Current Studies

If you are interested in participating in any of our current studies, please reach out to us at crehanlab@tufts.edu.

Sexuality Survey

Looking for: adults 18+ with and without a diagnosis of autism

The purpose of the study: The questionnaire asks about sex education experiences, including what topics were covered, which topics you wish had been covered, and at what age those topics would have been most informative. Additional questions ask about identity-related factors (such as sexual orientation and gender identity), relationships (such as your goals and experiences), autistic traits (such as social responsiveness, repetitive behaviors, and theory of mind), and mental health domains (such as anxiety).


Sexuality Education Study

Looking for: Adolescents between the ages of 13-17 with ASD, residing in the US, and able to consent for themselves. A parent/guardian will need to participate in the screening appointment as well.

The purpose of the study: We are examining how the structure of sexual education curriculums for adolescents with autism impacts satisfaction and outcomes.

What you would do: A participant and a parent/guardian schedule a screening appointment with us on Zoom (60-90 minutes). During the appointment, you and your parent answer a few questions on your previous sexuality experiences, daily behaviors and friendships. You will then be assigned to an individual or group session to participate in an 18-week program (1 hour per week). After you complete some follow-up surveys, you will be paid $40 for your time.


IEP Project

Looking for: Caregivers of children ages 3-22 who have an autism diagnosis

What you would do: Submit an IEP and complete surveys on satisfaction with your child’s IEP.

Purpose of this study: Our research seeks to understand the nature of educational inequity for students with ASD by exploring the impact of developmental category, symptom severity, race, culture, ethnicity, and socioeconomic status on the special education services provided to students ages 3-21.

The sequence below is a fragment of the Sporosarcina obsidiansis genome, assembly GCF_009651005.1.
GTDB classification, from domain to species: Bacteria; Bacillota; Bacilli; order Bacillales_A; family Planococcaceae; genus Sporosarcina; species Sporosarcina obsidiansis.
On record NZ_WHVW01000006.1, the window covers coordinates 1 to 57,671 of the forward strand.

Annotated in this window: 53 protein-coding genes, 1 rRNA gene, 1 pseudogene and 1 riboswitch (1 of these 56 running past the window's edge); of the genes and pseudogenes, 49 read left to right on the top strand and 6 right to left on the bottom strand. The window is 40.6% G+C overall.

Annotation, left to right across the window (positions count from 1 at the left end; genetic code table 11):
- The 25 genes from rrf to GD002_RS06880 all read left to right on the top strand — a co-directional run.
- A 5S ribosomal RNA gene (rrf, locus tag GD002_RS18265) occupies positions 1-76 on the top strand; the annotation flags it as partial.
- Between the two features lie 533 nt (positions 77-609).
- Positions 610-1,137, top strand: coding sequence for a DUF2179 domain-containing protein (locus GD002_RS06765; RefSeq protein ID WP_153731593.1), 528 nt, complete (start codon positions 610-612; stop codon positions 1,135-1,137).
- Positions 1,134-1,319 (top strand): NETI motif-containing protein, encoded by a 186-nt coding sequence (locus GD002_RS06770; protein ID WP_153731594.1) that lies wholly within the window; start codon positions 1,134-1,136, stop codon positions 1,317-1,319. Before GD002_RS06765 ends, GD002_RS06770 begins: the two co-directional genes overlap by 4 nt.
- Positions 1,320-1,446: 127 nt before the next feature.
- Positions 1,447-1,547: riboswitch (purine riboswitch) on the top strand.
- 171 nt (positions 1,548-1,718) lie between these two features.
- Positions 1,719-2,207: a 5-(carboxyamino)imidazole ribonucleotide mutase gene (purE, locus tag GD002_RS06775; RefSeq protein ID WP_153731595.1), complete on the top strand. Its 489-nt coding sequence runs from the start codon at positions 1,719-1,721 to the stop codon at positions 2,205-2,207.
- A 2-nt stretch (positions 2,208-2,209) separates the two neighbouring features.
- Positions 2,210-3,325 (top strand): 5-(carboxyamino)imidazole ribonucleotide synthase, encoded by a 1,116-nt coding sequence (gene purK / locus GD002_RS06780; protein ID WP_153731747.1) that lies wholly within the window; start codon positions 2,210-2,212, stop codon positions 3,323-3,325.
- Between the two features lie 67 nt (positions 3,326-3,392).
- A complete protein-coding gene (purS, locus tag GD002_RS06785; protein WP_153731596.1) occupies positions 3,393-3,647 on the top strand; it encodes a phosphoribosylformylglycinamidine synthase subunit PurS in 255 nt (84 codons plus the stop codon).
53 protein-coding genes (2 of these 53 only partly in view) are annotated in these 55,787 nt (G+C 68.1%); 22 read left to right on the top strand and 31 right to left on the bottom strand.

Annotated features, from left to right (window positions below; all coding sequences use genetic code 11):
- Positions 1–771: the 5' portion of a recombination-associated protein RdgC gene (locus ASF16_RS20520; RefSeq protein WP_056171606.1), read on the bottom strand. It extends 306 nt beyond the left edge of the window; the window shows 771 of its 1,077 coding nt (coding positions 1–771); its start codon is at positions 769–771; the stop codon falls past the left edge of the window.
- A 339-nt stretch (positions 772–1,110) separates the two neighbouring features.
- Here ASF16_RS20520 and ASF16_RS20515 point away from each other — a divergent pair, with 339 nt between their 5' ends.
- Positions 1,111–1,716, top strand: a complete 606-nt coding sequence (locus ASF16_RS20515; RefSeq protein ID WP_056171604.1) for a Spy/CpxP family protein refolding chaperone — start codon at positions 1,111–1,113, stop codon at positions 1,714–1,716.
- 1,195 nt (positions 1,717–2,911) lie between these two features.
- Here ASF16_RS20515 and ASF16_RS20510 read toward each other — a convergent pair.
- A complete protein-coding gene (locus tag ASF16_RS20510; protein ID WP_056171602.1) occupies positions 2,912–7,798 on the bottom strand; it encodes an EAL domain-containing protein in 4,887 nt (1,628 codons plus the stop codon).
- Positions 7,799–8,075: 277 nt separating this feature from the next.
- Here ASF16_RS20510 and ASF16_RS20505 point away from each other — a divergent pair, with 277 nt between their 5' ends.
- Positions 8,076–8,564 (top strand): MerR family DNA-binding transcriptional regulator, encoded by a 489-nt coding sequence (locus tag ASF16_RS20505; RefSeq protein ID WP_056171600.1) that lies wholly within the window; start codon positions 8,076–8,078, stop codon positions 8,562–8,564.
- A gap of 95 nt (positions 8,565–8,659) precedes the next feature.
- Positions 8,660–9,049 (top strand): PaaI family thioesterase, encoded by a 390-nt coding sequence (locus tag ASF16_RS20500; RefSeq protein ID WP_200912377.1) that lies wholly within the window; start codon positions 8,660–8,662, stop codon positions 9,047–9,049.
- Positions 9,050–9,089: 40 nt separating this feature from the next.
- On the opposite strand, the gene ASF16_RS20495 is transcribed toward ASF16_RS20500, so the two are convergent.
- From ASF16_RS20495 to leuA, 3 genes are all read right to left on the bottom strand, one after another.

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Identity in Autistic Women

Looking for: cisgender autistic women ages 18-36

What you would do: Complete an online survey on identity, self concept, and experiences with autism, and to write or speak a narrative about an event.

Purpose of this study: To understand the role of autism in autistic women’s self-concept and identity to better understand the impact of the diagnosis on their lives. We hope that this study will expand our understanding of neurodiversity and autistic women.


Focusing On Fitness

Looking for: Adults ages 18+ with a diagnosis of autism.

What you would do: Receive a phone screening call to se if you qualify for the study. If eligible, you will attend a one-time Zoom call for about 30-40 minutes. During this visit, you will answer a series of questions about motivations and barriers to physical activity. Participants will be paid $20 for their time.

Purpose of this study: We are studying the motivations and barriers to physical education for adults with autism.


Sibling Report

Looking for: Individuals between the ages of 18-30 with ASD, residing in the US, and able to consent for themselves

What you would do: The participant, a sibling, and a parent will be asked to complete some questionnaires.

Purpose of this study: We are studying the relationships in families with and without an individual with ASD. We are looking to understand and compare sibling reports to adult self-reports and parent reports.


ON PAUSE – Eye Tracking

Looking for: Children ages 8-12 with a diagnosis of autism, ADHD, autism and ADHD, or without a diagnosis of either, plus one parent/caregiver.

What you would do: Attend a one-time study visit at the lab for about 60-90 minutes. During this visit, the child will view a series of images and videos on a computer while their eye movements are tracked using an eye tracking camera. They will also wear an “Empactica” bracelet on their wrist to track heart rate. They may also complete a brief IQ screener. The parent/caregiver will bring a copy of a recent assessment for the research team and complete some questionnaires. Families will be paid $20 for their time.

The purpose of the study: We are exploring how eye movements can provide important information to distinguish between autism and ADHD, which can be challenging clinically.